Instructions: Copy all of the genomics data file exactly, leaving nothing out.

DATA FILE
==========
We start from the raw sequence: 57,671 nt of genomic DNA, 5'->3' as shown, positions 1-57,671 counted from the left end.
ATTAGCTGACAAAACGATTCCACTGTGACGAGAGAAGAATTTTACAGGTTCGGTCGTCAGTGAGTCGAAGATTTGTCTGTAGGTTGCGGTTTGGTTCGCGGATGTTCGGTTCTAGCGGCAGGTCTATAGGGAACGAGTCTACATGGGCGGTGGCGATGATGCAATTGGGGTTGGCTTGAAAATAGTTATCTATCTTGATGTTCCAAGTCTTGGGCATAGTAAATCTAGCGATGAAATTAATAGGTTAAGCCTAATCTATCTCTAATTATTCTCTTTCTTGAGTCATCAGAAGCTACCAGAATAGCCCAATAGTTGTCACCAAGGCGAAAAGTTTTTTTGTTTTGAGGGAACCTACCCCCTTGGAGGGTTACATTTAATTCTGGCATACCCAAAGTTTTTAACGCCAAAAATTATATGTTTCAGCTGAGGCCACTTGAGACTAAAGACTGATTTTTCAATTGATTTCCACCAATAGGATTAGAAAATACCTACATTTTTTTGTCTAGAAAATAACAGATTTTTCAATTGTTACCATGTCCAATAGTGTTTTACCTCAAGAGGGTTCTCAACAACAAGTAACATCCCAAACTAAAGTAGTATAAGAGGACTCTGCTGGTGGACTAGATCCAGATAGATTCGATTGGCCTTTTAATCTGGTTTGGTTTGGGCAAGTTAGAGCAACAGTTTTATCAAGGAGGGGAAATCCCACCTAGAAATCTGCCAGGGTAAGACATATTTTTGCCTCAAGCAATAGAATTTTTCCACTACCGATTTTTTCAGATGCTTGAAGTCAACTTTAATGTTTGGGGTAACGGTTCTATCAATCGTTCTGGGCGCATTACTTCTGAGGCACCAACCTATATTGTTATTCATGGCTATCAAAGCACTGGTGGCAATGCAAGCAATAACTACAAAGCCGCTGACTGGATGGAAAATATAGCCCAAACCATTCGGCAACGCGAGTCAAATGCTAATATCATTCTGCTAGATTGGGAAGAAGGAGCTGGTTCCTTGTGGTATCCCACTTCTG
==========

We start from the raw sequence: 57,671 nt of genomic DNA, 5'->3' as shown, positions 1-57,671 counted from the left end.
ATTAGCTGACAAAACGATTCCACTGTGACGAGAGAAGAATTTTACAGGTTCGGTCGTCAGTGAGTCGAAGATTTGTCTGTAGGTTGCGGTTTGGTTCGCGGATGTTCGGTTCTAGCGGCAGGTCTATAGGGAACGAGTCTACATGGGCGGTGGCGATGATGCAATTGGGGTTGGCTTGAAAATAGTTATCTATCTTGATGTTCCAAGTCTTGGGCATAGTAAATCTAGCGATGAAATTAATAGGTTAAGCCTAATCTATCTCTAATTATTCTCTTTCTTGAGTCATCAGAAGCTACCAGAATAGCCCAATAGTTGTCACCAAGGCGAAAAGTTTTTTTGTTTTGAGGGAACCTACCCCCTTGGAGGGTTACATTTAATTCTGGCATACCCAAAGTTTTTAACGCCAAAAATTATATGTTTCAGCTGAGGCCACTTGAGACTAAAGACTGATTTTTCAATTGATTTCCACCAATAGGATTAGAAAATACCTACATTTTTTTGTCTAGAAAATAACAGATTTTTCAATTGTTACCATGTCCAATAGTGTTTTACCTCAAGAGGGTTCTCAACAACAAGTAACATCCCAAACTAAAGTAGTATAAGAGGACTCTGCTGGTGGACTAGATCCAGATAGATTCGATTGGCCTTTTAATCTGGTTTGGTTTGGGCAAGTTAGAGCAACAGTTTTATCAAGGAGGGGAAATCCCACCTAGAAATCTGCCAGGGTAAGACATATTTTTGCCTCAAGCAATAGAATTTTTCCACTACCGATTTTTTCAGATGCTTGAAGTCAACTTTAATGTTTGGGGTAACGGTTCTATCAATCGTTCTGGGCGCATTACTTCTGAGGCACCAACCTATATTGTTATTCATGGCTATCAAAGCACTGGTGGCAATGCAAGCAATAACTACAAAGCCGCTGACTGGATGGAAAATATAGCCCAAACCATTCGGCAACGCGAGTCAAATGCTAATATCATTCTGCTAGATTGGGAAGAAGGAGCTGGTTCCTTGTGGTATCCCACTTCTG